State of SANDF Reserves & Military Ombudsman


01 November 2000
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Meeting Summary

A summary of this committee meeting is not yet available.

Meeting report


1 November 2000

Chairperson: Mr J N Mashimbye

Department of Defence delegation: Minister Lekota; General Nyanda: Chief of the SANDF; Admiral Trainer: Chief of Corporate Staff; General Matanzima: Chief of Joint Support Division; Major-General Deetlefs: Chief of Reserve Forces; Major-General Papane: Chief of Corporate Commandos; Brigadier-General Tatana: Head of Commandos/Territorial Reserves; Col Schoeman: Operations (responsible for deployment of reserves) ; Col Zietsmann: Reserves.

Documents Handed Out:
Status of Reserve Forces: Department of Defence Presentation

The Department of Defence gave a presentation regarding the nature and functions of the reserve forces.

Issues raised by members related to transformation and representivity, as well as civic education and training. Budgetary constraints were discussed as they impacted on the Defence Force’s ability to continue training with reserve force members and their ability to recruit adequate numbers of new members. It was shown how this has a negative impact on efforts at changing the complexion of the Defence Force. It was decided that a further meeting was required in order to focus more extensively on this issue, with the suggestion being welcomed by both the committee and the Department. Interaction will also continue on a more specialised basis with study groups taking responsibility for various aspects of the transformation issue.

An undertaking was given by the Department that instances of criminality and misconduct as have been highlighted in the recent media do not constitute everyday occurrences, and where these are reported they are investigated and prosecuted according to due process.

The Minister of Defence stated that in spite of the fact that he was unable to stay for the presentation, he took full responsibility for the information contained therein. He requested that the Committee ensure that in future all requests for audiences with the Department be channelled through himself in order to ensure that he is fully able to take responsibility and be accountable for the department.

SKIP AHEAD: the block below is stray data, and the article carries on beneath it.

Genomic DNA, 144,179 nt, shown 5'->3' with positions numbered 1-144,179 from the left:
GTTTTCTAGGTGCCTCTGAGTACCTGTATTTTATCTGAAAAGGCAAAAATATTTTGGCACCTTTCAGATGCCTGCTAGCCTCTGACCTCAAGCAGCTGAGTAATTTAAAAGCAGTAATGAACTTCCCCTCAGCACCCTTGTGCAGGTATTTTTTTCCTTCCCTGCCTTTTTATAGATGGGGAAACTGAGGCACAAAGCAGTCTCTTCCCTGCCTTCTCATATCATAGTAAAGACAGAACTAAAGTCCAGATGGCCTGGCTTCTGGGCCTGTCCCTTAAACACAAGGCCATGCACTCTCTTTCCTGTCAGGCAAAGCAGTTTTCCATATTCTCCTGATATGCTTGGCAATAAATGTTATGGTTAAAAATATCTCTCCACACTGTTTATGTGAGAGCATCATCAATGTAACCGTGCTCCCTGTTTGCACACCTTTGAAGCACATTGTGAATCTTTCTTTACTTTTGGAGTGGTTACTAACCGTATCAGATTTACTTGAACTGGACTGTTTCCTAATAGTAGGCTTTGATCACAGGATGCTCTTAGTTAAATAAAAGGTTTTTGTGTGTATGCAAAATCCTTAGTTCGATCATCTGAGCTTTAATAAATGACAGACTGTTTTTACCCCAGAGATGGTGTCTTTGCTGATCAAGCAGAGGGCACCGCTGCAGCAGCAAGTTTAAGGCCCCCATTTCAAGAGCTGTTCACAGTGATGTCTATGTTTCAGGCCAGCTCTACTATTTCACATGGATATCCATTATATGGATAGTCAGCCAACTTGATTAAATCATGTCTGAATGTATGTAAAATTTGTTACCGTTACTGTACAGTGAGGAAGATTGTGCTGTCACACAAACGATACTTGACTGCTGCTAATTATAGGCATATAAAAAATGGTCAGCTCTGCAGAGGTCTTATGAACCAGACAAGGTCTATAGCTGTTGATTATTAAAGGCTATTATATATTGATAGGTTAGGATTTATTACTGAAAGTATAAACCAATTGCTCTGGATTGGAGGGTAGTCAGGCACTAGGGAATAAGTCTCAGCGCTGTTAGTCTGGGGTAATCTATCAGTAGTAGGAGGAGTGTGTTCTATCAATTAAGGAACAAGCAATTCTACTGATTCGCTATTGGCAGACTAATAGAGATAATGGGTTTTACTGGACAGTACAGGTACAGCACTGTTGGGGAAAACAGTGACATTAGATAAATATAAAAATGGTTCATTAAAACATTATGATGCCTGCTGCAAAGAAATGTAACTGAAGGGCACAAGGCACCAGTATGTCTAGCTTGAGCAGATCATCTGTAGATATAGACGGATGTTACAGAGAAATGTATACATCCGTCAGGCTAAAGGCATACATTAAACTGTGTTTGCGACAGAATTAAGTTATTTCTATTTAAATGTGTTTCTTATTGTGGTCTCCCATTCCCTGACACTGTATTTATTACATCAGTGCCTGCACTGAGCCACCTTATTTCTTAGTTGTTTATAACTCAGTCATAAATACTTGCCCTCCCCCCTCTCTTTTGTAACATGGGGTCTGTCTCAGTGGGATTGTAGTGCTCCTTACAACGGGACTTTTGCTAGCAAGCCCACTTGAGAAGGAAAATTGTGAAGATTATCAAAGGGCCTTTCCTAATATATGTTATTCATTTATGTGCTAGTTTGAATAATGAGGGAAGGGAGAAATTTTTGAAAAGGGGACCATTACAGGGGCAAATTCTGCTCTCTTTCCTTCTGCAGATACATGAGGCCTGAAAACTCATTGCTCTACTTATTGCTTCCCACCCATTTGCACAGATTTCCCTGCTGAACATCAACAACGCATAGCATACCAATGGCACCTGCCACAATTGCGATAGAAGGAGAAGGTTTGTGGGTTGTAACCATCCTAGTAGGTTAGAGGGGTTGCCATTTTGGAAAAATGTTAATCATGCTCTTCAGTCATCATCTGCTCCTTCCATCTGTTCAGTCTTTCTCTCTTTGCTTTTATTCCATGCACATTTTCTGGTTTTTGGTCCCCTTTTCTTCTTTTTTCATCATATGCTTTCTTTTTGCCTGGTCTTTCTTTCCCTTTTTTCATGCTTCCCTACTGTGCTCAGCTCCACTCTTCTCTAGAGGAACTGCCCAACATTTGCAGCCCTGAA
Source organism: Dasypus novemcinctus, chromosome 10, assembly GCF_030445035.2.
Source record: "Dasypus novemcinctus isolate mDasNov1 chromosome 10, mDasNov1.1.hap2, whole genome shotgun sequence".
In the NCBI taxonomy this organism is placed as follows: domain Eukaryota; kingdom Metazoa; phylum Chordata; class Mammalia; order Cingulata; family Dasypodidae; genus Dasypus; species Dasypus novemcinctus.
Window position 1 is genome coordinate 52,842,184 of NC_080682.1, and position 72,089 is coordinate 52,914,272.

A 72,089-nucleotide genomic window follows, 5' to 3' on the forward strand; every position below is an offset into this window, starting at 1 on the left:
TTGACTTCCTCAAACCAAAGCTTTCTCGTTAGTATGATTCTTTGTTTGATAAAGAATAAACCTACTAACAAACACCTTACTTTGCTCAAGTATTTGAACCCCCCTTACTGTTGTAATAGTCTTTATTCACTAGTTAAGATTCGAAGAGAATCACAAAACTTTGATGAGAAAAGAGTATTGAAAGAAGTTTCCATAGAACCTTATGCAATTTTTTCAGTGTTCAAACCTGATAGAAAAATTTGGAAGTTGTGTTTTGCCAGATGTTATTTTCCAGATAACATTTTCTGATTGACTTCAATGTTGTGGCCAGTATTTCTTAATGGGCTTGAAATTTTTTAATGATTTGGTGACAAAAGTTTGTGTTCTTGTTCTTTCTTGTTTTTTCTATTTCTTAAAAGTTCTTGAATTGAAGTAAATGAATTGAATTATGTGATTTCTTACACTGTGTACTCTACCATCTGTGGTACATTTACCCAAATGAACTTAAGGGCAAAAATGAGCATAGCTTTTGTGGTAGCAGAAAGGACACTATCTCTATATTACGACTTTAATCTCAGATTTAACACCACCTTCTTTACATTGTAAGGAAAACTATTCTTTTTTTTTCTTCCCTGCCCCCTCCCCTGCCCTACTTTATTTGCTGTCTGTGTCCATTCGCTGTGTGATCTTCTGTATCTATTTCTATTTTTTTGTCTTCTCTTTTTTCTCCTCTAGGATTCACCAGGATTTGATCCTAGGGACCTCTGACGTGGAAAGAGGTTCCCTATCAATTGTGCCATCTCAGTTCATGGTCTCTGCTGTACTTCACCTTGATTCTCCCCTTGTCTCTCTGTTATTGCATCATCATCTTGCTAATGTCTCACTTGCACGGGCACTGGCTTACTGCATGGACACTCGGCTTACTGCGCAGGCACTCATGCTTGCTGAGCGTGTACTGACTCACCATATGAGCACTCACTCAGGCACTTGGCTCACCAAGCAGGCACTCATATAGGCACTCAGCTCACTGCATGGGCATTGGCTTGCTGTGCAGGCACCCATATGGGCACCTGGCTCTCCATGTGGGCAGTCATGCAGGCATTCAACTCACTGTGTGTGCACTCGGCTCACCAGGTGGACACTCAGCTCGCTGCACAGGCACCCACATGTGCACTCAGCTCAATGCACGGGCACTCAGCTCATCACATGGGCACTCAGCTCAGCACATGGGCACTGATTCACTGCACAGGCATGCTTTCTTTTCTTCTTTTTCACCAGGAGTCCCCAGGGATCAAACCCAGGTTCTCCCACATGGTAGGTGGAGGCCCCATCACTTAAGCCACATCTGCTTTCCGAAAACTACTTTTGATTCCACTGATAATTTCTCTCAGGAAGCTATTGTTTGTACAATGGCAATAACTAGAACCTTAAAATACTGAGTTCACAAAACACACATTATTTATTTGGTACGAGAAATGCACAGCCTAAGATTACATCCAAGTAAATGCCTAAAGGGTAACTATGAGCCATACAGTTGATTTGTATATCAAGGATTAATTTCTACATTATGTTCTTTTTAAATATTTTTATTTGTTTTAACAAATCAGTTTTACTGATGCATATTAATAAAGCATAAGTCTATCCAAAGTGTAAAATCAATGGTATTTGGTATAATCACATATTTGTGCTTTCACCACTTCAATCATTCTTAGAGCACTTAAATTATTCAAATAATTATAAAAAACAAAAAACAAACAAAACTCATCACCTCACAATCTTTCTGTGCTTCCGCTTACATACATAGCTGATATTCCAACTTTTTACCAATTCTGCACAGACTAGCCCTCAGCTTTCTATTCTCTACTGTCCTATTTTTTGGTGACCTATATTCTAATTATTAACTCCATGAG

The Chair stated that it was standard practice for the committee to request meetings with the Department of Defence through the Ministry, and that it was always done in writing.

The Minister stated that he would address this with the chairpersons of both the Joint Committee and the Portfolio Committees and the Ministry staff.

General Nyanda and his staff made the presentation to the committee (see document).

Ms Modise (ANC) picked up on the General’s characterisation of the reserve forces as ‘vibrant and representative’, questioning why, if this is the case, their image remains so negative. She asked what was being done to clean up the image of the reserve forces.

Ms Modise also asked for the gender breakdown of the reserve forces, and a further breakdown of the number of women members by race and geographic location. She stated that in spite of the fact that the contention is made that the reserves are representative, this is not the case.

General Nyanda replied that the Department of Defence is the first to admit that there is a problem with regard to the image of the reserves. However when reports are made of misconduct, these are immediately investigated and action is taken. He has instructed the Commanders to work for immediate suspension of these members once due process has been followed.